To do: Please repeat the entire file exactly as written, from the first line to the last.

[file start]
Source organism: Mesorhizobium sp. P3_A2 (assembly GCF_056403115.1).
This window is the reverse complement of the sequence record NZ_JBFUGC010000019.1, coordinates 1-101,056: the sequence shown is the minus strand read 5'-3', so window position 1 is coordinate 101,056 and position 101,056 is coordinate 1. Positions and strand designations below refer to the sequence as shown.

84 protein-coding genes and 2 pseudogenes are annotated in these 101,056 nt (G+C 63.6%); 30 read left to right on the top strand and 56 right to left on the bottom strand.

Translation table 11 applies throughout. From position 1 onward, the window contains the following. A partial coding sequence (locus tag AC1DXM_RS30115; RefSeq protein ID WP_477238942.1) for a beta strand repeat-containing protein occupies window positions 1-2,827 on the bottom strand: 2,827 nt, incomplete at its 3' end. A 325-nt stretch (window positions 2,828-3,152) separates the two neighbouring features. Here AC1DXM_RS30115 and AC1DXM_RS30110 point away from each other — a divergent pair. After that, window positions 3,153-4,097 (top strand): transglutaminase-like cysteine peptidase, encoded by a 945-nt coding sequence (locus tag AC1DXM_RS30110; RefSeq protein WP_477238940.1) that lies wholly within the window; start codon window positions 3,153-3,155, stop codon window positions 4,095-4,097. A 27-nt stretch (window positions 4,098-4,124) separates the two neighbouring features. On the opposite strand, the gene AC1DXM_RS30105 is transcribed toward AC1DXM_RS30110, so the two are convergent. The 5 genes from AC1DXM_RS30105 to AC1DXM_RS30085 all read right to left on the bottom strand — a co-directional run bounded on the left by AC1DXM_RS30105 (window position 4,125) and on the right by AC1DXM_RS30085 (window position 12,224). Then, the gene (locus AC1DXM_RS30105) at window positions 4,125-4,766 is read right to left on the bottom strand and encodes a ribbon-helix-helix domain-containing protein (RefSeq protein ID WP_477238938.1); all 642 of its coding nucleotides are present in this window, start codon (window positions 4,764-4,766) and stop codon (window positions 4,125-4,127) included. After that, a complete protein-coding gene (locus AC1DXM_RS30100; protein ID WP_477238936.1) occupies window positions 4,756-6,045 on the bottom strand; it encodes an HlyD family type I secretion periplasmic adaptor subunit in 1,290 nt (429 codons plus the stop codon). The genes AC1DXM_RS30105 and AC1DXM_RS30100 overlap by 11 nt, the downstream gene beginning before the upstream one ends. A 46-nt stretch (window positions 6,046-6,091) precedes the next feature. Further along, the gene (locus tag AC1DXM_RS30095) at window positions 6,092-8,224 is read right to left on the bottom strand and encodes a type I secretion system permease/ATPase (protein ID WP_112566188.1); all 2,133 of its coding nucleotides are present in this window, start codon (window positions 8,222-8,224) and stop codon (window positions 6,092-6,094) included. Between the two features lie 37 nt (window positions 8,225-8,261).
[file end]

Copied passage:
Source organism: Mesorhizobium sp. P3_A2 (assembly GCF_056403115.1).
This window is the reverse complement of the sequence record NZ_JBFUGC010000019.1, coordinates 1-101,056: the sequence shown is the minus strand read 5'-3', so window position 1 is coordinate 101,056 and position 101,056 is coordinate 1. Positions and strand designations below refer to the sequence as shown.

84 protein-coding genes and 2 pseudogenes are annotated in these 101,056 nt (G+C 63.6%); 30 read left to right on the top strand and 56 right to left on the bottom strand.

Translation table 11 applies throughout. From position 1 onward, the window contains the following. A partial coding sequence (locus tag AC1DXM_RS30115; RefSeq protein ID WP_477238942.1) for a beta strand repeat-containing protein occupies window positions 1-2,827 on the bottom strand: 2,827 nt, incomplete at its 3' end. A 325-nt stretch (window positions 2,828-3,152) separates the two neighbouring features. Here AC1DXM_RS30115 and AC1DXM_RS30110 point away from each other — a divergent pair. After that, window positions 3,153-4,097 (top strand): transglutaminase-like cysteine peptidase, encoded by a 945-nt coding sequence (locus tag AC1DXM_RS30110; RefSeq protein WP_477238940.1) that lies wholly within the window; start codon window positions 3,153-3,155, stop codon window positions 4,095-4,097. A 27-nt stretch (window positions 4,098-4,124) separates the two neighbouring features. On the opposite strand, the gene AC1DXM_RS30105 is transcribed toward AC1DXM_RS30110, so the two are convergent. The 5 genes from AC1DXM_RS30105 to AC1DXM_RS30085 all read right to left on the bottom strand — a co-directional run bounded on the left by AC1DXM_RS30105 (window position 4,125) and on the right by AC1DXM_RS30085 (window position 12,224). Then, the gene (locus AC1DXM_RS30105) at window positions 4,125-4,766 is read right to left on the bottom strand and encodes a ribbon-helix-helix domain-containing protein (RefSeq protein ID WP_477238938.1); all 642 of its coding nucleotides are present in this window, start codon (window positions 4,764-4,766) and stop codon (window positions 4,125-4,127) included. After that, a complete protein-coding gene (locus AC1DXM_RS30100; protein ID WP_477238936.1) occupies window positions 4,756-6,045 on the bottom strand; it encodes an HlyD family type I secretion periplasmic adaptor subunit in 1,290 nt (429 codons plus the stop codon). The genes AC1DXM_RS30105 and AC1DXM_RS30100 overlap by 11 nt, the downstream gene beginning before the upstream one ends. A 46-nt stretch (window positions 6,046-6,091) precedes the next feature. Further along, the gene (locus tag AC1DXM_RS30095) at window positions 6,092-8,224 is read right to left on the bottom strand and encodes a type I secretion system permease/ATPase (protein ID WP_112566188.1); all 2,133 of its coding nucleotides are present in this window, start codon (window positions 8,222-8,224) and stop codon (window positions 6,092-6,094) included. Between the two features lie 37 nt (window positions 8,225-8,261).